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GN Law case of Hammerton v UK prompts a change in the law

Our People - Andrew Guile
5 August, 2018

In 2016 the European Court of Human Rights (ECtHR) ruled that our client, Mr Hammerton had suffered a breach of his Article 6 rights when a judge followed the wrong procedure when committing him to prison in family proceedings. However, he was unable to secure an award of damages in the UK because section 9(3) of the Human Right Act 1998 does not allow damages to be awarded for a judicial act done in good faith other than where required by Article 5(5). Although a breach of Article 5 was argued in addition to the Article 6 breach, the ECtHR found (by 3 votes to 2) that Article 5 had not been breached. As a result, the ECtHR also found a breach of Article 13 (the right to an effective remedy) due to Mr Hammerton not being able to secure a remedy for the Article 6 breach in the UK.

The government have now proposed a Remedial Order (which can be found HERE) to correct this incompatibility. However, the wording is so narrow – confining the opportunity to claim damages where a judge causes a breach of Article 6 to the facts of the Hammerton case – that the change in the law is likely to have little or no practical impact.

The amendment says: –

The proposed Remedial Order would make a targeted amendment to the HRA which

would have the effect that:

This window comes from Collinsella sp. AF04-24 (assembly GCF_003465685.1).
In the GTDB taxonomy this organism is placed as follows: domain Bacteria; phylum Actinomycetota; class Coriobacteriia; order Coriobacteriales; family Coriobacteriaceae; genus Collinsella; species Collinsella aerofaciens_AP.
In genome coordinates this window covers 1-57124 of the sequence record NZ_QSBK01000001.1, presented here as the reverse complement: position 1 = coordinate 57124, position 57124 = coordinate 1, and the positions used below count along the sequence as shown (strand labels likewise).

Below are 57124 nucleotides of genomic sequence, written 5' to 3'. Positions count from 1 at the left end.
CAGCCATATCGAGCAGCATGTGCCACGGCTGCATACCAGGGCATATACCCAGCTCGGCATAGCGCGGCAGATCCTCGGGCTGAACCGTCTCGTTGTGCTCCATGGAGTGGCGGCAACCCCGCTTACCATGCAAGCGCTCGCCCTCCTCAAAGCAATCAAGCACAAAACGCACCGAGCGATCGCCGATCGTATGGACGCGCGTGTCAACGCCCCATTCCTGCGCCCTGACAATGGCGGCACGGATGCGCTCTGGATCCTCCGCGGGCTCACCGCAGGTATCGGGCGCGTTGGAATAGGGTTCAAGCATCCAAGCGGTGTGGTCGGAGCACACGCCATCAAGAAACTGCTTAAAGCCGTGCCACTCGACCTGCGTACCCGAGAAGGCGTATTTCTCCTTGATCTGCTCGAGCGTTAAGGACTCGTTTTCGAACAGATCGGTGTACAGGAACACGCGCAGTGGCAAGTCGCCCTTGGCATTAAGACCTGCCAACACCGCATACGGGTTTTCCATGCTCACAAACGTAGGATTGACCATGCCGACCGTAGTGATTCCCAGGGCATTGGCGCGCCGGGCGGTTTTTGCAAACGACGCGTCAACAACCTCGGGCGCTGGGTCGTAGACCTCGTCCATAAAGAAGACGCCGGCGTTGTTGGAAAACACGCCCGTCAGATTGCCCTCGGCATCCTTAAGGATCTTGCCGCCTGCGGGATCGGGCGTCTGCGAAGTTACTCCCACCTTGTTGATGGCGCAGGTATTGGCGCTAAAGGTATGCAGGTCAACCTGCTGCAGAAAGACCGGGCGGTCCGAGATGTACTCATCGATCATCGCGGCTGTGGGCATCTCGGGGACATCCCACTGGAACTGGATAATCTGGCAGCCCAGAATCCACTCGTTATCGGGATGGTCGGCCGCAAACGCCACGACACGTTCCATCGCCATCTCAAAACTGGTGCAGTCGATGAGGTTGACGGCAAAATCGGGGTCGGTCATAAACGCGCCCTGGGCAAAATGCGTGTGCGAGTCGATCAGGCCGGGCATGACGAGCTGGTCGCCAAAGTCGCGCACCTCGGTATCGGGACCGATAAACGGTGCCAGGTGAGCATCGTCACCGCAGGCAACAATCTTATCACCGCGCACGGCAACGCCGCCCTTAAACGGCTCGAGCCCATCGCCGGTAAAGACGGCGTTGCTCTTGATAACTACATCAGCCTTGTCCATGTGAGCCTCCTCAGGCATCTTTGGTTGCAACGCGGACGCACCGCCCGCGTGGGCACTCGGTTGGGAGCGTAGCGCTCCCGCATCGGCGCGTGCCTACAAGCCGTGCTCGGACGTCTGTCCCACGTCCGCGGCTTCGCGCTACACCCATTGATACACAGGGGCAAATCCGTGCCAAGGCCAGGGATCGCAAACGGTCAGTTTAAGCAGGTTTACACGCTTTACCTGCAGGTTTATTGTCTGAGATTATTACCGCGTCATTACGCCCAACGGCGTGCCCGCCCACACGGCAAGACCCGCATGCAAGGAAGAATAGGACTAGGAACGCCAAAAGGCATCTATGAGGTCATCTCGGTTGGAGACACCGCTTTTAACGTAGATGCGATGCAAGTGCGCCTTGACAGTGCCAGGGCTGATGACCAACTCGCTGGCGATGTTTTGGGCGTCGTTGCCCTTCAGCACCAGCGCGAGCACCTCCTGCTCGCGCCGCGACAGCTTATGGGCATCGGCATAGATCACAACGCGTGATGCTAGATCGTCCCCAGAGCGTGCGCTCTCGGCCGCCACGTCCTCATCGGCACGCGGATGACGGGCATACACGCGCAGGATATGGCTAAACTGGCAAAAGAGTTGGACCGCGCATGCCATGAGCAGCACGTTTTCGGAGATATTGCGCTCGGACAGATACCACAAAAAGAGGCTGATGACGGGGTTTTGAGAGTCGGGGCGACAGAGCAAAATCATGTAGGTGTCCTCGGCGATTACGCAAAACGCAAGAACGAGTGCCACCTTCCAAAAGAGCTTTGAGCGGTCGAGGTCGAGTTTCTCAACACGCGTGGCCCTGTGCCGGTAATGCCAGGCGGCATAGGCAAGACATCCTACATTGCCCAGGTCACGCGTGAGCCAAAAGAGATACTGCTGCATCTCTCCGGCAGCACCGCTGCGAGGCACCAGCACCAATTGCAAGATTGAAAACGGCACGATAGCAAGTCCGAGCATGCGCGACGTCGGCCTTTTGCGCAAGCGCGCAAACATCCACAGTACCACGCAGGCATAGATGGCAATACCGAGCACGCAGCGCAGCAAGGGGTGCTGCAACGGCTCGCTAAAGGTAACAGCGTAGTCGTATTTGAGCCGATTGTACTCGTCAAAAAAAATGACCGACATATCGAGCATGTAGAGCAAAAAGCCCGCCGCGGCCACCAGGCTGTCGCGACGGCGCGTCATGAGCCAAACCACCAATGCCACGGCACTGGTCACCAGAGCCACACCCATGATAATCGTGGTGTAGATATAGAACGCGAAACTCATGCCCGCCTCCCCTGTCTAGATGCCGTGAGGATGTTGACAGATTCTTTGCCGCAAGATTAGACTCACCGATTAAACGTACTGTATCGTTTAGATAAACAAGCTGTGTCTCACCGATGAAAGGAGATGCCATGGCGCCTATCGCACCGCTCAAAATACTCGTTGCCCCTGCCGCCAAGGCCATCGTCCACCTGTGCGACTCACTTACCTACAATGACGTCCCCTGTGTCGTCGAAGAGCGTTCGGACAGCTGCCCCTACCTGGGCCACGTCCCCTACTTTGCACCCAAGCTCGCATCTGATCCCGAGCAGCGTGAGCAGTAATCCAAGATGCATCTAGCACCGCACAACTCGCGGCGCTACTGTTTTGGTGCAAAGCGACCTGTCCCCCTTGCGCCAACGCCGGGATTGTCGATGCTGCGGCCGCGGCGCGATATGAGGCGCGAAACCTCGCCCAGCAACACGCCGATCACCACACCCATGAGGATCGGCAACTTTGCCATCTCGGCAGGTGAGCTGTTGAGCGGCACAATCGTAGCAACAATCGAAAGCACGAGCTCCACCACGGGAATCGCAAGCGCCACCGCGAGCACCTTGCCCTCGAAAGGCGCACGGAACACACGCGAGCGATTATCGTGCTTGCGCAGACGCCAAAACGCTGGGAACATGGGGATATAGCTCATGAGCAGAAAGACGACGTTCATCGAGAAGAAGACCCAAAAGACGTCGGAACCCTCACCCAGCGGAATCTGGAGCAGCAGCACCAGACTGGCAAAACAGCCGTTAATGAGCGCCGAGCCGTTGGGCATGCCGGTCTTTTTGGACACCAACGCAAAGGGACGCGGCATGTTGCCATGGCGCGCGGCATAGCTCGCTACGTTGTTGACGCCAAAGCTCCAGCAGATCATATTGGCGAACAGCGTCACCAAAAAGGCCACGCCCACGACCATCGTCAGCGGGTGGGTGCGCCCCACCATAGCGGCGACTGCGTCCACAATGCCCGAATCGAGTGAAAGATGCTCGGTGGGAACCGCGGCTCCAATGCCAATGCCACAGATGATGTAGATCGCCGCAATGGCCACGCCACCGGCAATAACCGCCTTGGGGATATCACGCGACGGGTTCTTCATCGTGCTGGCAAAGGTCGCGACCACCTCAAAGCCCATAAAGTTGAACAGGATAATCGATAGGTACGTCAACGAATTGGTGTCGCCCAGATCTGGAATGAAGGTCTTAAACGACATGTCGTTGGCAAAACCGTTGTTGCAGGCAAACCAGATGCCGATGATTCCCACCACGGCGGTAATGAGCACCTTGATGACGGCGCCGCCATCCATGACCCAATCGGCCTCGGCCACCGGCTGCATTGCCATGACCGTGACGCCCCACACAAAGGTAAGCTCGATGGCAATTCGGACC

– in proceedings for contempt of court;

– where a person does not have legal representation, in breach of Article 6 ECHR;


– the person is committed to prison and the breach of Article 6 results in the person

spending more time in prison than they would otherwise have spent, or causes

them to be committed to prison when they would not otherwise have been


then a financial remedy would be available to the person to compensate for the breach of

Article 6 that resulted in the person spending extra time in prison, or caused them to be

committed to prison.

Prior to the Human Rights Act, the Privy Council had established that the approach to construing human rights provisions had to avoid ‘the austerity of tabulated legalism’. The same should apply to any need to amend the Human Rights Act when a defect is found.

The proposed amendment is ridiculously limited to the factual situation of Mr Hammerton, and yet the finding in Hammerton, which the government unsuccessfully sought to refer to the Grand Chamber, was about Article 6 generally, not just Article 6 as applicable to a contempt finding.

The government is failing to make rights ‘practical and effective’, and failing to ‘bring rights home’: it is simply encouraging people to find other breaches of Article 6 that result in improper detention so that they have to bring a legal case to have a senior judge in the UK or the European Court of Human Rights again say ‘Of course the ruling in Hammerton covers this situation as well’ and make an adverse finding against the government that will require yet a further remedial order.”

While the remedial order sets out that the government are concerned about eroding judicial immunity, it is clear that this remedial order, as drafted, does not go far enough in complying with their duty under Article 46 to implement adverse findings of the ECtHR. The government are not giving effect to the cases clear, wider implications.

Andrew Guile founded GN Law together with Omiros Nicholas in 2006. Andrew specialises in all aspects of complaints and compensation claims against the police, mental health law and wills & probate litigation.

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